Date of Publication
Hendrika Maltby, Ph.D., RN, FACN & Jessilyn Dolan, RN
Purpose. Women with substance use disorder (SUD) are considered high-risk and face many barriers accessing health care. One common barrier is distrust of the traditional medical model. Complementary and alternative medicine (CAM) provides these women an opportunity to build self-care skills and resiliency. This project was designed to address the complex healthcare needs of mothers with SUD by adding CAM modules to a current self-care skills curriculum.
Methods. To assess feasibility, a pilot program was created for a residential facility in Burlington, Vermont. The pilot program consisted of weekly 60 minute sessions over the course of 10 weeks. There were five modules: an introduction to CAM; mindfulness practices; yoga; sleep hygiene; and herbal remedies. The modules were delivered as practice sessions and power point presentations for continued use within the facility’s curriculum. This project is defined as a quality improvement project. Data consisted of pre and post-implementation written surveys, and verbal and observational data collected from participants and staff during module implementation. Written surveys were anonymous. Following the pilot program, the CAM modules were modified based on collected data.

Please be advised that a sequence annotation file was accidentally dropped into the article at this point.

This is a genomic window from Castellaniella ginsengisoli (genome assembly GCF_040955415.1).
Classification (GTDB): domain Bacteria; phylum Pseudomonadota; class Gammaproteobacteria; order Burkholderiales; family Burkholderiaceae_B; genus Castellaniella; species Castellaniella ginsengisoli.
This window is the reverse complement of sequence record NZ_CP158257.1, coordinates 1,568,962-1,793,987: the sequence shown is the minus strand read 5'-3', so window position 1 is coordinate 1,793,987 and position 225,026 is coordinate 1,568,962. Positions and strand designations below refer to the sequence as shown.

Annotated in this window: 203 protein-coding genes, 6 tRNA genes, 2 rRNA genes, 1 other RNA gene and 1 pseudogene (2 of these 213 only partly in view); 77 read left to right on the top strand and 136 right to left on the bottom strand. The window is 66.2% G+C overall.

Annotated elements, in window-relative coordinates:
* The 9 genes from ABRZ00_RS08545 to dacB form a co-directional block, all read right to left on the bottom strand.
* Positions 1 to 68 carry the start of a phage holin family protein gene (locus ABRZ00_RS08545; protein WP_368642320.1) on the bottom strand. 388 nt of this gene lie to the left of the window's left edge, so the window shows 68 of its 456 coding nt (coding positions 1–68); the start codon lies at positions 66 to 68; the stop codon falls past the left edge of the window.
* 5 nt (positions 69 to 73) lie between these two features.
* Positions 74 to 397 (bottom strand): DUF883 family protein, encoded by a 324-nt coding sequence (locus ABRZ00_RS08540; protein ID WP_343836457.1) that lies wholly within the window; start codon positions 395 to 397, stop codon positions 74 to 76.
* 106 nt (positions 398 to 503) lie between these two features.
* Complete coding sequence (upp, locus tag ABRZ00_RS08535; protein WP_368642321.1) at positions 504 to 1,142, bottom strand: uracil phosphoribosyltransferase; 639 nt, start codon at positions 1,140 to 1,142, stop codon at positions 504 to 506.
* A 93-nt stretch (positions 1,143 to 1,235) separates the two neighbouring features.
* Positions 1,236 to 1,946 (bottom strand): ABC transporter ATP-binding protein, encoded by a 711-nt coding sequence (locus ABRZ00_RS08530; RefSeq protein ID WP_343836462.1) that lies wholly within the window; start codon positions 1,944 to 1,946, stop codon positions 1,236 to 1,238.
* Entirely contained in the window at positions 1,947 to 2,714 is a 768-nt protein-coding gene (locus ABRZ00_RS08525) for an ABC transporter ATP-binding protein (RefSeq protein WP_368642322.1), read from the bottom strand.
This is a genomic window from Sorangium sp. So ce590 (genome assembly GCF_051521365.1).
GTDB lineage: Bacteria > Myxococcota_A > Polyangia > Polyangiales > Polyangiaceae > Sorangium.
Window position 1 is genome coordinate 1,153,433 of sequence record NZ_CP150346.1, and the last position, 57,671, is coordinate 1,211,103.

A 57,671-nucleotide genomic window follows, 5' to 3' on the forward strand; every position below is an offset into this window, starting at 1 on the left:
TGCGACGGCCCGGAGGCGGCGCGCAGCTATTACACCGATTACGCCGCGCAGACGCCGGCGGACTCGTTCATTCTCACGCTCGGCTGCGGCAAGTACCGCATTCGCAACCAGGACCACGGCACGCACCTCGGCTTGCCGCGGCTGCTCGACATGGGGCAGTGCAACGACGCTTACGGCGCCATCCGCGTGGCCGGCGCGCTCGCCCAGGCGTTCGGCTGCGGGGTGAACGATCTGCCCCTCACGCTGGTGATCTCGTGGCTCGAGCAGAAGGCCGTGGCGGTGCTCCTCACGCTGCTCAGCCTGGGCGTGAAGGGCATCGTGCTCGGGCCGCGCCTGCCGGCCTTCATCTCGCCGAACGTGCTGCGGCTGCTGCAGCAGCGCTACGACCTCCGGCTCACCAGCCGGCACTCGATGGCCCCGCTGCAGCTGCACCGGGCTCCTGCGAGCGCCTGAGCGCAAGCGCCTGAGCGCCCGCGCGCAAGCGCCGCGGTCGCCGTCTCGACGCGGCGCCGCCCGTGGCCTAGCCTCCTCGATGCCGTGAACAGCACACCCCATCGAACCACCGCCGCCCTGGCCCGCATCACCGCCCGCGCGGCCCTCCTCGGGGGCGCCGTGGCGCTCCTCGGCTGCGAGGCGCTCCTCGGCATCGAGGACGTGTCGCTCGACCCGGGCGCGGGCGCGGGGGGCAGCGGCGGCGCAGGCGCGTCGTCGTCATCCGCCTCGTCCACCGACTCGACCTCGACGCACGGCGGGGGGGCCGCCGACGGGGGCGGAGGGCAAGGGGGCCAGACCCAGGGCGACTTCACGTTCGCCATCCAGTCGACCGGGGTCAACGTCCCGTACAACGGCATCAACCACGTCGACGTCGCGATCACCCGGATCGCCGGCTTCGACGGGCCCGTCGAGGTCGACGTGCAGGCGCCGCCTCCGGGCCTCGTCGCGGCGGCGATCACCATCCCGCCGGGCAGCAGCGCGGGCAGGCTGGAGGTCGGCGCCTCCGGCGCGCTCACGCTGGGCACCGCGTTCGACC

Results. Data demonstrated that women who participated had interest in learning CAM therapies. Verbal and observational data demonstrated integration of these therapies and techniques into aspects of daily life. The staff reported continued success of the program and ongoing modifications to the course materials as the program develops.
Conclusions. Providing CAM education to high-risk women in a residential setting is beneficial to the development of self-care skills.
Carlet, Maya Ellen DNP, RN, L.Ac, "Complementary and Alternative Therapies Education for High-Risk Women" (2018). College of Nursing and Health Sciences Doctor of Nursing Practice (DNP) Project Publications. 20.
Available for download on Sunday, May 31, 2020